Home and Community Safety & Health

Despite becoming safer, infant walkers should be banned, researchers conclude

Reprints
baby-in-baby-walker.jpg
Photo: Juanmonino/iStockphoto

Columbus, OH – Although safety standards for infant walkers have helped decrease injuries among young children who use them, the products are still “an important and preventable source of injury” and should be banned, according to researchers at the Center for Injury Research and Policy at Nationwide Children’s Hospital.

Reviewing data from the National Electronic Injury Surveillance System, the researchers found that 230,676 children younger than 15 months old were treated for infant walker-related injuries in U.S. emergency rooms from 1990 to 2014.

The number of injuries, however, dropped to about 2,000 in 2014 from around 25,000 in 1991. The researchers attribute this to fewer falls down stairs – a decrease of 91 percent from 1990 to 2003.

In 1997, an ASTM International voluntary safety standard was adopted that required walkers to be wider than standard doorways or to have safeguards causing them to stop if at least one wheel drops off the riding surface.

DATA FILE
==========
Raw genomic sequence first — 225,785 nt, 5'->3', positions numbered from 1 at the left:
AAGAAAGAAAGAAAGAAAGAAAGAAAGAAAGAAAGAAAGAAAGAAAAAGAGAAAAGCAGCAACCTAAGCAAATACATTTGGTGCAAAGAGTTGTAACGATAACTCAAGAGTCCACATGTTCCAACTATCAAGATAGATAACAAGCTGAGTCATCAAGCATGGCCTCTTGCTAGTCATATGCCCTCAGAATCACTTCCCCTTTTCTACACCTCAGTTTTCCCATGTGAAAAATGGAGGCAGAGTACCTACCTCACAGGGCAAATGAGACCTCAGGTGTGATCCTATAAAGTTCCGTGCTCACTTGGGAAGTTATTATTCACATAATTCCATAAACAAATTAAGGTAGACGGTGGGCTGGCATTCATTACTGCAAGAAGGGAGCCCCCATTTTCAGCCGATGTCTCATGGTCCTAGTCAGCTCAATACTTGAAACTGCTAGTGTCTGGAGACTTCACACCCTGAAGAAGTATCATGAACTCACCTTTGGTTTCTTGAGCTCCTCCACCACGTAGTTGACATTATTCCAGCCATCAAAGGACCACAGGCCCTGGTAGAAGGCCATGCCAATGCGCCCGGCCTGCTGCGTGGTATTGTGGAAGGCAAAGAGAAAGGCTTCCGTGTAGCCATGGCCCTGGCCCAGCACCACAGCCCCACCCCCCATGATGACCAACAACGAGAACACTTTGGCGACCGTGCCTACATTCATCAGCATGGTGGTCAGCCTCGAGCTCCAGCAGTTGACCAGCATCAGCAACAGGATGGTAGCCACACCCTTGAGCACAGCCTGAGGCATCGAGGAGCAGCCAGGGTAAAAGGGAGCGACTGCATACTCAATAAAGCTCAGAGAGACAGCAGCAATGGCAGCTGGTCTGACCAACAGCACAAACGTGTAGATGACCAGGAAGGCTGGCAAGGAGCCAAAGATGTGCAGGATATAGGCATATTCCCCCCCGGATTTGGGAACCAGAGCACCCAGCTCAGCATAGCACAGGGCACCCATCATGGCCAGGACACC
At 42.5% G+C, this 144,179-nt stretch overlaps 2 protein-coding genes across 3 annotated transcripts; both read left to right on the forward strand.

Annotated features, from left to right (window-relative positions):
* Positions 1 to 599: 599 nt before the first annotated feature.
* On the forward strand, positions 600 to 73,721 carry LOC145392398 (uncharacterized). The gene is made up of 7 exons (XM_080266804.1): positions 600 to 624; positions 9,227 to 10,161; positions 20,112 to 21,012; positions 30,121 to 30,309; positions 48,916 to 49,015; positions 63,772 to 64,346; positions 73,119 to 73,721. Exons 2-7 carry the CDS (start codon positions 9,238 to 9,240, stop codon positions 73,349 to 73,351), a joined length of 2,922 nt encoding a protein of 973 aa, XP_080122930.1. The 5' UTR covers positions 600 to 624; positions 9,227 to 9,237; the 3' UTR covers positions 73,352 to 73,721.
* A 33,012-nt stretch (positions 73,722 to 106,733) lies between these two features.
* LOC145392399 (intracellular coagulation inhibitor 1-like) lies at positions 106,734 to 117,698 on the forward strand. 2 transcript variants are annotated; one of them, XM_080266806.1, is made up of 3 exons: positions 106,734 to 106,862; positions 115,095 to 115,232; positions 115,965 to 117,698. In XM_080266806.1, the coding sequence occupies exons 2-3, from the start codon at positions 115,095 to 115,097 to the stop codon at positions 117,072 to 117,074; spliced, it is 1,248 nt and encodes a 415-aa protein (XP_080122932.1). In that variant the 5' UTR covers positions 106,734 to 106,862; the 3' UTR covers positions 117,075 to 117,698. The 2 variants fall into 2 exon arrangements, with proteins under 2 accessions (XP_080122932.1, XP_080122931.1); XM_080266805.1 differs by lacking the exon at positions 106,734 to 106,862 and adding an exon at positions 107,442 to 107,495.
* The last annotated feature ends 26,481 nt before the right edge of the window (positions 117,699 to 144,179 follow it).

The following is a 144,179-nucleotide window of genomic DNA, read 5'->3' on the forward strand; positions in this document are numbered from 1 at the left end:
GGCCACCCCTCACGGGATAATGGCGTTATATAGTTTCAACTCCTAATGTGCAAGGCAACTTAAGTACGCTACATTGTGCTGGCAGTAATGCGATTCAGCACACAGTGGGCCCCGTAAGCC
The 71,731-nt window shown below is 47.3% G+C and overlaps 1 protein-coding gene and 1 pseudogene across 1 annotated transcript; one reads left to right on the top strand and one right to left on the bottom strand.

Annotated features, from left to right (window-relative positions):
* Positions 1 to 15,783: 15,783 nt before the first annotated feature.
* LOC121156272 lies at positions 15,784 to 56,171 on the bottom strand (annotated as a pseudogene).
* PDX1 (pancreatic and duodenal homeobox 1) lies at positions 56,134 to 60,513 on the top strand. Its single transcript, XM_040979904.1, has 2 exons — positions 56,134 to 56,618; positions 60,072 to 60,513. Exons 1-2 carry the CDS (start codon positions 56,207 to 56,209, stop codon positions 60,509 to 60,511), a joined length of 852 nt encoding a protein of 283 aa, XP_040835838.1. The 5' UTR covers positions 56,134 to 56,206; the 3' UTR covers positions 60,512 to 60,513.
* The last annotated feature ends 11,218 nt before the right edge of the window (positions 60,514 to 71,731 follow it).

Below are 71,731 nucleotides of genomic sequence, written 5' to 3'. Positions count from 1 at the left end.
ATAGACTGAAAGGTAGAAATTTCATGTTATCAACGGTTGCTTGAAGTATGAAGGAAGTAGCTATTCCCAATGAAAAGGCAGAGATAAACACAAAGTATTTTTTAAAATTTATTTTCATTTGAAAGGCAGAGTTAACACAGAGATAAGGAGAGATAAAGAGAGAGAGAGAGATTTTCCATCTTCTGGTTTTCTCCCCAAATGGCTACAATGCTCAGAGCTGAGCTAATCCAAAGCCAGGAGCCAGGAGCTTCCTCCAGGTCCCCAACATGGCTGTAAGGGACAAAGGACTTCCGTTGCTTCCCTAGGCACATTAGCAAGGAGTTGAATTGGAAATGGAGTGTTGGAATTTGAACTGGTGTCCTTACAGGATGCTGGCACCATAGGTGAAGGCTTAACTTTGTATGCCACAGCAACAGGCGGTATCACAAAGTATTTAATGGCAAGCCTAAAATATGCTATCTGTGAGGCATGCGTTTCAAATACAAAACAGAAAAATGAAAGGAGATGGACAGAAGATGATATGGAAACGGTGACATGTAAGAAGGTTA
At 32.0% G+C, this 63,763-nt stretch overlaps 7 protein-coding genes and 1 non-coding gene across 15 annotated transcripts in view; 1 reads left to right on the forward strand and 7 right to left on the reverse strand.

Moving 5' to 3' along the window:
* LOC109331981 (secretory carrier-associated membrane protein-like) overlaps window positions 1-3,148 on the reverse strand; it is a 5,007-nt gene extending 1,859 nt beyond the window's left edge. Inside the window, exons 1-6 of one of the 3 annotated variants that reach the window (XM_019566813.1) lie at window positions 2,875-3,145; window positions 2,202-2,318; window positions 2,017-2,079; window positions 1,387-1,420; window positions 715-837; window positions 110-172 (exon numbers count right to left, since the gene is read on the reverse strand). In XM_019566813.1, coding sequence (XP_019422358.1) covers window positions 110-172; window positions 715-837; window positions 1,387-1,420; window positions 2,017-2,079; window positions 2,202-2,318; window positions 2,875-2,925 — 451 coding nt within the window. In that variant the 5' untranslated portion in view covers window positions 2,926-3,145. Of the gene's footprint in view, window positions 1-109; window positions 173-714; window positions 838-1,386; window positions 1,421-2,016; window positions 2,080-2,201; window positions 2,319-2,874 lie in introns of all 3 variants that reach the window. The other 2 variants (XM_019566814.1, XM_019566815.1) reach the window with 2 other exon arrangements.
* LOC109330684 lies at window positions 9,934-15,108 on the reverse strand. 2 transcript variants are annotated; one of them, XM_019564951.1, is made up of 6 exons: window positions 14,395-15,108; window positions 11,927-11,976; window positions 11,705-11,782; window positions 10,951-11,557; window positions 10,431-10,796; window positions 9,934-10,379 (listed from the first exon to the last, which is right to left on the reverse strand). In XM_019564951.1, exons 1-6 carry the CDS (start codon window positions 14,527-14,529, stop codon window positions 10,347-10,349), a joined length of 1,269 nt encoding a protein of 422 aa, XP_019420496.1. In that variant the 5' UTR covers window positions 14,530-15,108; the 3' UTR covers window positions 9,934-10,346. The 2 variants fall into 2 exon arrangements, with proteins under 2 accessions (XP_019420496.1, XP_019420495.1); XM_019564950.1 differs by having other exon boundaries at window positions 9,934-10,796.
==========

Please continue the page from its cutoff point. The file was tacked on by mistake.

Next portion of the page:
In 2010, the Consumer Product Safety Commission issued more stringent standards for preventing stairway falls, along with those for walker designs and a parking brake test. According to the study, an additional 23 percent decrease in injuries was seen in the four years following the adoption of those requirements.

Dr. Gary Smith, senior study author and CIRP director, notes that walkers give “quick mobility (up to 4 feet per second)” to younger children before they are developmentally ready.

“Despite the decrease in injuries over the years, there are still too many serious injuries occurring related to this product,” Smith said in a Sept. 17 press release. “Because of this, we support the American Academy of Pediatrics’ call for a ban on the manufacture, sale and importation of infant walkers in the United States.”

The study was published online Sept. 17 in the journal Pediatrics.

Post a comment to this article

Safety+Health welcomes comments that promote respectful dialogue. Please stay on topic. Comments that contain personal attacks, profanity or abusive language – or those aggressively promoting products or services – will be removed. We reserve the right to determine which comments violate our comment policy. (Anonymous comments are welcome; merely skip the “name” field in the comment box. An email address is required but will not be included with your comment.)